A Quinnipiac University survey finds Newark Mayor Cory Booker (D) leading former Bogota Mayor Steve Lonegan (R) by a sizable margin -- 53-41 percent -- and it is largely due to female and Africa-American voters.
The gender preference is distinct. Booker currently leads among women by 62-31 percent and Lonegan has received a 50-44 percent lead among men.
Both candidates have split the vote among white voters with 49 percent leaning towards Lonegan and 46 percent for Booker. But Booker’s lead among black voters is striking. Currently, 93 percent of blacks are Democratic while none are voting for Lonegan. Booker is currently ahead 92-4 percent among Democratic constituents. Lonegan takes independent voters 50-44 percent and Republicans 87-10 percent.
"It's still not the predicted blow-out, but with a week to go, Newark Mayor Cory Booker hangs on to a nice, if not exactly comfortable, double-digit lead," said Maurice Carroll, director of the Quinnipiac University Polling Institute.
"And despite the Stripper-Twitter Affair, Booker has a 2-1 lead among women, while men back Lonegan."
In late September, Booker was criticized for having a twitter conversation with a stripper who called herself Lynsie Lee from Portland, Oregon. Lee even asked Booker if she could be his first lady if he became President. The messages were both public and private.
were seen as a possible blemish to the campaign, but 76-18 percent of likely voters say that it is not an important issue in the Senate race.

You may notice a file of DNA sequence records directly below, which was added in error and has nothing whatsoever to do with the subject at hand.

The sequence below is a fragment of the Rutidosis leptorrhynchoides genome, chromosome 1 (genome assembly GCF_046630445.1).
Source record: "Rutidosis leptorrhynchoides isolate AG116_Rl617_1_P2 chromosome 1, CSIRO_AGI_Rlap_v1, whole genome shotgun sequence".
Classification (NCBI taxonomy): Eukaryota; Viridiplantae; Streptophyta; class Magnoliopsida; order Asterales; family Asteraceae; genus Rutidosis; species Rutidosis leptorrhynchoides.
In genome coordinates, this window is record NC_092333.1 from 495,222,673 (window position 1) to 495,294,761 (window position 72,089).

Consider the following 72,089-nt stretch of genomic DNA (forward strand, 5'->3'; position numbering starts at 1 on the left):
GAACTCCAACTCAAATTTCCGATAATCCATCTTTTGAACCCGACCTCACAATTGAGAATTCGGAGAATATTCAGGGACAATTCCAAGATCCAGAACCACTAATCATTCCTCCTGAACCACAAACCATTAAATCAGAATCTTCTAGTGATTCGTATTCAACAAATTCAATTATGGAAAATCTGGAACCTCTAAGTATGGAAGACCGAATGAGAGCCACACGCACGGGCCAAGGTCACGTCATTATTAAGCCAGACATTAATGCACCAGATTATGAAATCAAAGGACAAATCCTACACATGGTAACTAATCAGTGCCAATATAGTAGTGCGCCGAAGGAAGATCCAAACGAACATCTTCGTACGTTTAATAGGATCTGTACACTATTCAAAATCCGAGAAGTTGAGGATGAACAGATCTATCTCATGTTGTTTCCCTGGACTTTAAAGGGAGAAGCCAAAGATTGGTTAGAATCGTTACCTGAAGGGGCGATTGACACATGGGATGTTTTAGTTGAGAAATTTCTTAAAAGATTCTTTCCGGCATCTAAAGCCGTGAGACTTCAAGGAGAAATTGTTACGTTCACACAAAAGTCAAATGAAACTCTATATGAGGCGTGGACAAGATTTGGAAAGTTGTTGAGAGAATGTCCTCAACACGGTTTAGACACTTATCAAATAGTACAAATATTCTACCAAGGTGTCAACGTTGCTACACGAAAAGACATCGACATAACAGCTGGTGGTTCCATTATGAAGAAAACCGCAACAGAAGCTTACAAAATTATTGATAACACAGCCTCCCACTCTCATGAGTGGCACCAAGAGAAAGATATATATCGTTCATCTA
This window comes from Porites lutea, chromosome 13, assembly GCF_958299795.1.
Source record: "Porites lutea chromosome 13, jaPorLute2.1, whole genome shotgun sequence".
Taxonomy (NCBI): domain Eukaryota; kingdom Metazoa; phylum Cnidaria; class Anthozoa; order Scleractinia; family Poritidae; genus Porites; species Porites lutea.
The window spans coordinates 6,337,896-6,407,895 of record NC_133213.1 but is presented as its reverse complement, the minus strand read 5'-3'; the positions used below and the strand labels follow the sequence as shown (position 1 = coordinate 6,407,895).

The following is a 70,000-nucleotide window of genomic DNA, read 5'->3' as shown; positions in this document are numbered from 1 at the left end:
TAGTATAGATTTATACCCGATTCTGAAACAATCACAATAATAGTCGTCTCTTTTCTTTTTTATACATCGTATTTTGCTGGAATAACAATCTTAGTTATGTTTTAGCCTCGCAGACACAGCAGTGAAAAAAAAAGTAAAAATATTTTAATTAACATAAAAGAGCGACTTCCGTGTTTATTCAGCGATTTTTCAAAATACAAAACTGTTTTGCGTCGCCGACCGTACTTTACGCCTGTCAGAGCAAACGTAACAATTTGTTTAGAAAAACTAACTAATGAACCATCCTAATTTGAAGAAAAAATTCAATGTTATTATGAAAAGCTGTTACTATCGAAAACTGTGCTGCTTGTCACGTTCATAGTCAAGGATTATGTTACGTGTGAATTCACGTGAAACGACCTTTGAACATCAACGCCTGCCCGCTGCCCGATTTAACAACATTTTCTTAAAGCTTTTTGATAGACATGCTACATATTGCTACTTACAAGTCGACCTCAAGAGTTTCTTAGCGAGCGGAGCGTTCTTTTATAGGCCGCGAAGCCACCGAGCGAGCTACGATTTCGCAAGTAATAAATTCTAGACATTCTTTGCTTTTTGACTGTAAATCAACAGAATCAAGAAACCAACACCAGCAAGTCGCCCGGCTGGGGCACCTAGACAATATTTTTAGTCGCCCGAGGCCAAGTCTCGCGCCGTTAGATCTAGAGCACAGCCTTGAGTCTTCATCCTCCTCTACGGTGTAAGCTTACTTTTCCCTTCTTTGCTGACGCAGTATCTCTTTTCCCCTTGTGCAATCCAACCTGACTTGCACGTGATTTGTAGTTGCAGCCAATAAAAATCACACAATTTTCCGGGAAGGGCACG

"Can a U.S. Senate candidate exchange Twitter messages with a stripper? Apparently so, at least in New Jersey," Carroll said. "Three quarters of voters think it's a non-issue. Ditto for the 'Show Horse/Work Horse' charge; more than half think Booker would be able to get things done in the Senate.”
According to the Quinnipiac survey, 57-31 percent of likely voters in New Jersey think that Booker "would be good at getting things done for New Jersey in the U.S. Senate," while independent voters have agreed 52-38 percent.
Only 6 percent of voters who picked a candidate think there is a "good chance" that they will change their minds before the election, while 5 percent of likely New Jersey voters are undecided.
Sixty-six percent of voters say Booker’s views on issues are mainstream and 23 percent say they are extreme. The poll also shows that 43 percent of voters think that Lonegan’s views on issues are mainstream and 36 percent say they are extreme.
Booker has received 57-32 percent favorability rating among New Jersey. Lonegan has a 36-33 percent favorability rating and 28 percent don’t know enough about him to vote.
Booker's 12-point lead in the polls is unchanged from Quinnipiac’s September 24 survey.